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    What I’m saying about the story that all the religions are telling might be clear and obvious to anyone after a few hours of research, but that doesn’t make it true, and knowing that it’s true doesn’t make it happen. What needs to happen is for each person to learn from experience to love, trust and follow that evolving personification of the best possibilities in life. Some ways that I see for me to help with that are what I’ve said before: continually improving my own practice, learning to be a better friend to more people, learning to tell stories, helping with the growth and spread of healthier, happier and more loving communities, and bringing all that into my conversations with people.
     
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  15. Jim

    Jim Nets of Wonder

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    I’m looking for people who have been using the stories and scriptures of one or more religions, for many years, to help them learn to live the best life they can and help bring out the best possibilities in all people and in society.
     
  16. dingdao

    dingdao The eternal Tao cannot be told - Tao Te Ching

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    I understand what is behind a lot of religions. Count me in.
     
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  17. Jim

    Jim Nets of Wonder

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    Thank you.

    Do you know of any others here who might fit my description?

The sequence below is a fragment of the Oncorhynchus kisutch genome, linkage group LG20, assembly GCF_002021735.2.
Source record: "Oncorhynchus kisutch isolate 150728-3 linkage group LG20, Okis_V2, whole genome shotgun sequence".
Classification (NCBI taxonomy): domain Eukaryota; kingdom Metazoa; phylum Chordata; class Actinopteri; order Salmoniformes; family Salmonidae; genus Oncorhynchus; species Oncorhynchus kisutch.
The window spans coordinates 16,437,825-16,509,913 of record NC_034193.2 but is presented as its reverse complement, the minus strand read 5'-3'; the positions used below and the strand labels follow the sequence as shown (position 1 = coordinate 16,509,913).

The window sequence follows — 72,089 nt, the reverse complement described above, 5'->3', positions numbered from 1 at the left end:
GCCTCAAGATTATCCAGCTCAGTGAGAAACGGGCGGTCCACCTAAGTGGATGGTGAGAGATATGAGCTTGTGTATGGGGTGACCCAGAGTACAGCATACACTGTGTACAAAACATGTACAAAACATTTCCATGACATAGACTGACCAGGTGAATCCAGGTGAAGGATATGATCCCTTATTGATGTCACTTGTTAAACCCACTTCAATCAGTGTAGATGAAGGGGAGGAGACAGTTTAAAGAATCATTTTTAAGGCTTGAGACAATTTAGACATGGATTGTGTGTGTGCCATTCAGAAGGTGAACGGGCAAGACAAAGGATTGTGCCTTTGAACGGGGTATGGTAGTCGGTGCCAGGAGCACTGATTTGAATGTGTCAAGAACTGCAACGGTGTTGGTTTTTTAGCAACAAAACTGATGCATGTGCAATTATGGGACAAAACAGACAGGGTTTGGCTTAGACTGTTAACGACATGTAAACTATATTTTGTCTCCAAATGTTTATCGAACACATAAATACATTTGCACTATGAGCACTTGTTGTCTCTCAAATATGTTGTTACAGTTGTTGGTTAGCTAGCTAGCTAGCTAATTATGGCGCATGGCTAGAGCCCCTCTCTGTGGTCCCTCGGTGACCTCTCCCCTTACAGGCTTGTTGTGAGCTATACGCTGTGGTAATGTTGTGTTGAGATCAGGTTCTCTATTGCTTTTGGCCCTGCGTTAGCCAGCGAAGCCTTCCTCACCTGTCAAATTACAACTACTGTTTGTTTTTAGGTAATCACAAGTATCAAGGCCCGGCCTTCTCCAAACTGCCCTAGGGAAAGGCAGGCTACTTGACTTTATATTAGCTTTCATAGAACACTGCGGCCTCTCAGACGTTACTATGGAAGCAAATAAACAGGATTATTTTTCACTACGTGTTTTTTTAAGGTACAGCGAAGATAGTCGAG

What do you see those stories and scriptures saying, about how to live the best life we can, and help bring out the best possibilities in all people and in society?
     
    #17 Jim, Jun 3, 2019
    Last edited: Jun 3, 2019
  18. Samana Johann

    Samana Johann no member (former tolerated guest)

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    One has, for the most, to visit they homes or wait till one of their parents appears, since those "back-yards", religious forums, are not different then children meeting each other and boast with their parents and claim borred possessions of them being their... but it's not easy that one does, since children fear authorities and prefer to play just arround with like-minded, Brahman Jim. And when will he risk to invite in his home or does he feel ashamed for his parents or his playmates in such a case?
     
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  19. dingdao

    dingdao The eternal Tao cannot be told - Tao Te Ching

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    I don't know of any other poly- ???

    Play nice with your toys. Play nice with other children. Play nice with their toys.
    Other then that, children will duplicate the behavior of their parents.
     
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  20. Jim

    Jim Nets of Wonder

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    Maybe Windwalker.